Private and reticent, James Bolam has enjoyed a career that encompasses television, film and theatre. Even though he is chiefly associated with comic roles, notably the roguish but lovable, quick-witted Terry Collier, he has developed into a multifaceted actor of the highest order.
Trained at the Central School of Speech and Drama, Bolam made his professional stage debut at the Royal Court in 1959. At a time when the Northern working-class was, finally, a fashionable subject for drama on stage and screen, Bolam's Geordie accent was a valuable asset. His first television appearance came in an episode of the Granada detective series The Odd Man (ITV, 1963). Roles followed in Ted Willis' Four Seasons of Rosie Carr (1964) and Nöel Coward's Present Laughter (tx. 10/8/1964), a part of Granada's A Choice of Coward (ITV, 1964).
Bolam's television career took off in Dick Clement and Ian La Frenais' landmark working-class comedy The Likely Lads (BBC, 1964-66). The ambitious Bob Ferris (Rodney Bewes) and Bolam's cynical Terry Collier were forever trying to 'pull birds' and put the world to rights over pints of beer. Seven years after the demise of the series, we caught up with their lives in the superior sequel Whatever Happened to the Likely Lads (BBC, 1973-74). They were last seen in the inevitable cinema spin off The Likely Lads (d. Michael Tuchner, 1976).
Between the two series, Bolam appeared in a variety of dramas, including Thirty Minute Theatre's The Sufferings of Peter Obiznov (BBC, tx. 17/5/1967) and two plays by Charlotte Bingham and Terence Brady; One, Two Sky's Blue (1969) and the Play for Today (BBC, 1970-84) drama Making the Play (tx. 2/7/1973).
In James Mitchell's successful between-the-wars series When the Boat Comes In (BBC, 1976) he showed his versatility as shipyard union official Jack Ford. He enjoyed further popularity as malingering patient Roy Figgis in Eric Chappell's hospital based situation comedy Only When I Laugh (ITV, 1979-82). Other sitcoms were to follow, with more limited success: Room at the Bottom (ITV, 1986-88), Father Matthew's Daughter (BBC, 1987), Andy Capp (ITV, 1988), Second Thoughts (ITV, 1991-94) and Pay and Display (ITV, 2000).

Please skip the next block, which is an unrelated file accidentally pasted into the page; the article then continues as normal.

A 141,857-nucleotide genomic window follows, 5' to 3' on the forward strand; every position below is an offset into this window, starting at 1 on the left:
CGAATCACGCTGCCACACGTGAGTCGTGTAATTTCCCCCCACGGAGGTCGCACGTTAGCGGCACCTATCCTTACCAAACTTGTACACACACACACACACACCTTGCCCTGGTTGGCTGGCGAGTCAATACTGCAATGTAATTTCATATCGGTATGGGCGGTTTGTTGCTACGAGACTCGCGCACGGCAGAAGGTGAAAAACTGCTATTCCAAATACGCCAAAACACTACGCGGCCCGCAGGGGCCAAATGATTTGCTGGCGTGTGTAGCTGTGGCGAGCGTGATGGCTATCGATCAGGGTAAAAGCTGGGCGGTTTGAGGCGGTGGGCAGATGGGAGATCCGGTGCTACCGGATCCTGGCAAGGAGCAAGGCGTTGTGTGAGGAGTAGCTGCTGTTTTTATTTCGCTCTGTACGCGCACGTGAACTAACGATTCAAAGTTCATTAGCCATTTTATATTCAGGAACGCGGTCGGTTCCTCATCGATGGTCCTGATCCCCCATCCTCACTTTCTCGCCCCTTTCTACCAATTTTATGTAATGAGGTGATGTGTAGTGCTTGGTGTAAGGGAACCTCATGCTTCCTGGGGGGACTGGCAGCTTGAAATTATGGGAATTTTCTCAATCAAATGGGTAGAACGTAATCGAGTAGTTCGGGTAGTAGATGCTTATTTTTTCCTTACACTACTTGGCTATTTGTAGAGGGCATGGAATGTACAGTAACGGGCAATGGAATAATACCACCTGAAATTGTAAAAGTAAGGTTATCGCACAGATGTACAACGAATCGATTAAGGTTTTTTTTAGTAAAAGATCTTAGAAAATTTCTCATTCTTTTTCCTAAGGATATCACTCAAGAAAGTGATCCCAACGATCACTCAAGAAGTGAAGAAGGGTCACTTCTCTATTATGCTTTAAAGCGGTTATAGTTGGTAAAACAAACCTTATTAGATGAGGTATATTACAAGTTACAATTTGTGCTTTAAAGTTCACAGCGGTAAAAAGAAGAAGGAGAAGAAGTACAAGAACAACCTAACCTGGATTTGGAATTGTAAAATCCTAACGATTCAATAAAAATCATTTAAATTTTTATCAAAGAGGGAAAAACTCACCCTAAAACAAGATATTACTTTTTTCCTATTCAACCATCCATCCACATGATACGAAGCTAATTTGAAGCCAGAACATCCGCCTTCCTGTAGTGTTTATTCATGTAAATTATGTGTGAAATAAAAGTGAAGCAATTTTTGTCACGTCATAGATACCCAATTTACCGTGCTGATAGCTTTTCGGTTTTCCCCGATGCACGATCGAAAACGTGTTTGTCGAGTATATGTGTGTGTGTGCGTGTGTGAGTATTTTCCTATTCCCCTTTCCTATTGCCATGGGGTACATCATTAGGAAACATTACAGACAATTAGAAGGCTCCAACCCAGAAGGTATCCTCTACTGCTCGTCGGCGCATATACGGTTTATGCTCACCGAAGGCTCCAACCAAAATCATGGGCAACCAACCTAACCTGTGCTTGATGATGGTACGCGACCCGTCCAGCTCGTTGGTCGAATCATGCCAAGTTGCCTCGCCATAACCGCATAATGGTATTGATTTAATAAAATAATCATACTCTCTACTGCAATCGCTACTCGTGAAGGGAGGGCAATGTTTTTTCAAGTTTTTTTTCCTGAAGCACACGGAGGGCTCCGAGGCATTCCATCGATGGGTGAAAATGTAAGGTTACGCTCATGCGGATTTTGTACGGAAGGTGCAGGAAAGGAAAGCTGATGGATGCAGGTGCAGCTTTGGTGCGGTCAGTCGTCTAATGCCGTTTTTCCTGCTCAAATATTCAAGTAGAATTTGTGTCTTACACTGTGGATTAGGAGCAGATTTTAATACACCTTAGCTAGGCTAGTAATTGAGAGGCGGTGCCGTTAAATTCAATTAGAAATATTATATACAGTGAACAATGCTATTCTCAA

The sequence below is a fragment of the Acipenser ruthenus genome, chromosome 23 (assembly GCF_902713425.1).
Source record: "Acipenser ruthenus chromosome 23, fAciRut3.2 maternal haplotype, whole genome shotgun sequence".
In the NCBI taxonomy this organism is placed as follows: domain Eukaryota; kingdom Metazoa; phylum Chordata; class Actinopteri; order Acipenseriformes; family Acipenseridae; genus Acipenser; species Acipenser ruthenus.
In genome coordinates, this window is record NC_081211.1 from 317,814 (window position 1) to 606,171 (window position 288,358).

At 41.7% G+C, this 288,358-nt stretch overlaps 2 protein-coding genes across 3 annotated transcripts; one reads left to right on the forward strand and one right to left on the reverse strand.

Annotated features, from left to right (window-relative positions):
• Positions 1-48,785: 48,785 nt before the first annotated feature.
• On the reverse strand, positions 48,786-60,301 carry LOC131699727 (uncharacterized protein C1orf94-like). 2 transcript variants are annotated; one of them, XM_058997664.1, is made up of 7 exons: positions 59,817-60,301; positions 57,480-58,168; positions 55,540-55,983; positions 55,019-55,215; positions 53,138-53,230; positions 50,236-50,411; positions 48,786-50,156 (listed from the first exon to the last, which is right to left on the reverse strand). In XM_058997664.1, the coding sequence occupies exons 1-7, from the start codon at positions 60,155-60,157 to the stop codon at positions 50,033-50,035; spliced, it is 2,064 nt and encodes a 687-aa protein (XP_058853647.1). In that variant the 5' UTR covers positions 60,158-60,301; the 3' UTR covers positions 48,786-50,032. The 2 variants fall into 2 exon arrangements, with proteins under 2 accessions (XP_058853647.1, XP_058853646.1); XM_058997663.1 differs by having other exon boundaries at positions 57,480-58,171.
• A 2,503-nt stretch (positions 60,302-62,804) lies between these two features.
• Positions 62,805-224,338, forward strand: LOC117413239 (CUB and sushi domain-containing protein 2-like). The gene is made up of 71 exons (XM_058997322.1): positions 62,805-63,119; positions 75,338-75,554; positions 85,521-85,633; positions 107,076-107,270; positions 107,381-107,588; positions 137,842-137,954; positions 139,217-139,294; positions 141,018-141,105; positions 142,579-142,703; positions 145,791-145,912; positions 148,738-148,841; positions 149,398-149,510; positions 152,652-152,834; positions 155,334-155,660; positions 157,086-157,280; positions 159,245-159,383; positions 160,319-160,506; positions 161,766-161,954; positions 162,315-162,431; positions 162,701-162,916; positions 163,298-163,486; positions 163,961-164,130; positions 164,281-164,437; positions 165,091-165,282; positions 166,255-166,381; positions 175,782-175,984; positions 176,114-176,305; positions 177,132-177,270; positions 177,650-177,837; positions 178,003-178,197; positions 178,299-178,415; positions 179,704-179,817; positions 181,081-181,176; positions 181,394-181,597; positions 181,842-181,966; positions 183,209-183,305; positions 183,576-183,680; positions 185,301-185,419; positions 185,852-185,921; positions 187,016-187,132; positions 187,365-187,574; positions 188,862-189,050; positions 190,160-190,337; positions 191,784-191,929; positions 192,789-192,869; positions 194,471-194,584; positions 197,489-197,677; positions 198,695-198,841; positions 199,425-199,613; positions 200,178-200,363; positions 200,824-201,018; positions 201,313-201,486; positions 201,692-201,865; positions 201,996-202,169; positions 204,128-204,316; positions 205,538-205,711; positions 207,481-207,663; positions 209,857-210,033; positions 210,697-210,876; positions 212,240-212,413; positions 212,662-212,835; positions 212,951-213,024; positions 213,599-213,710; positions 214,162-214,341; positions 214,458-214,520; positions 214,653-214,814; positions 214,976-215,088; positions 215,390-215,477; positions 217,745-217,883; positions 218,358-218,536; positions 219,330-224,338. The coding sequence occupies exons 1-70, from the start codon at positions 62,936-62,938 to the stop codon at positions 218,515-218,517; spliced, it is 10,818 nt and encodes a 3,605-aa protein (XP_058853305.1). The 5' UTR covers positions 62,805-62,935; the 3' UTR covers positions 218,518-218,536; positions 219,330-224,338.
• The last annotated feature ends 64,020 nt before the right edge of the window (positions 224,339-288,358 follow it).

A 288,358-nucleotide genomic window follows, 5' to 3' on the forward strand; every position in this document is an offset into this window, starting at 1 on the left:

His comedy acting skills were put to good use in two BBC Shakespeare plays; as Touchstone in As You Like It (tx. 17/12/1978) and the Porter in Macbeth (17/10/1983). As mystery solving, jazz-loving woodwork teacher, he teamed up with Barbara Flynn for another television triumph in Alan Plater's jazz-orientated Beiderbecke trilogy: Affair (ITV, 1984), Tapes (ITV, 1987) and Connection (ITV, 1988).
He has made occasional forays into cinema, most notably in A Kind of Loving (d. John Schlesinger, 1962), The Loneliness of the Long Distance Runner (d. Tony Richardson, 1962), the Miss Marple thriller Murder Most Foul (d. 1964), La Frenais and Clement's Otley (1968) and O Lucky Man! (d. Lindsey Anderson, 1973). Later films include Clockwork Mice (d. Vadim Jean, 1995), a memorably seedy pimp in Stella Does Tricks (d. Coky Giedroyc, 1996), The End of the Affair (US/Germany, d. Neil Jordan, 1999) and To Kill a King (UK/Germany, d. Mike Barker, 2003).
Notable one-off television dramas include Eleven Men Against Eleven (Channel 4, tx. 31/8/1995) and cast against type as serial killers in The Stalker's Apprentice (ITV, tx. 25/5/1998) and Shipman (ITV, tx. 9/7/2002).
Bolam continues to take on diverse roles: a 1950s village doctor in Born and Bred (BBC, 2002-); one of a trio of detectives brought out of retirement to reinvestigate unsolved crimes in New Tricks (ITV, 2003); and Mr Crump in Andrew Davies' adaptation of Anthony Trollope's He Knew He Was Right (BBC, 2004).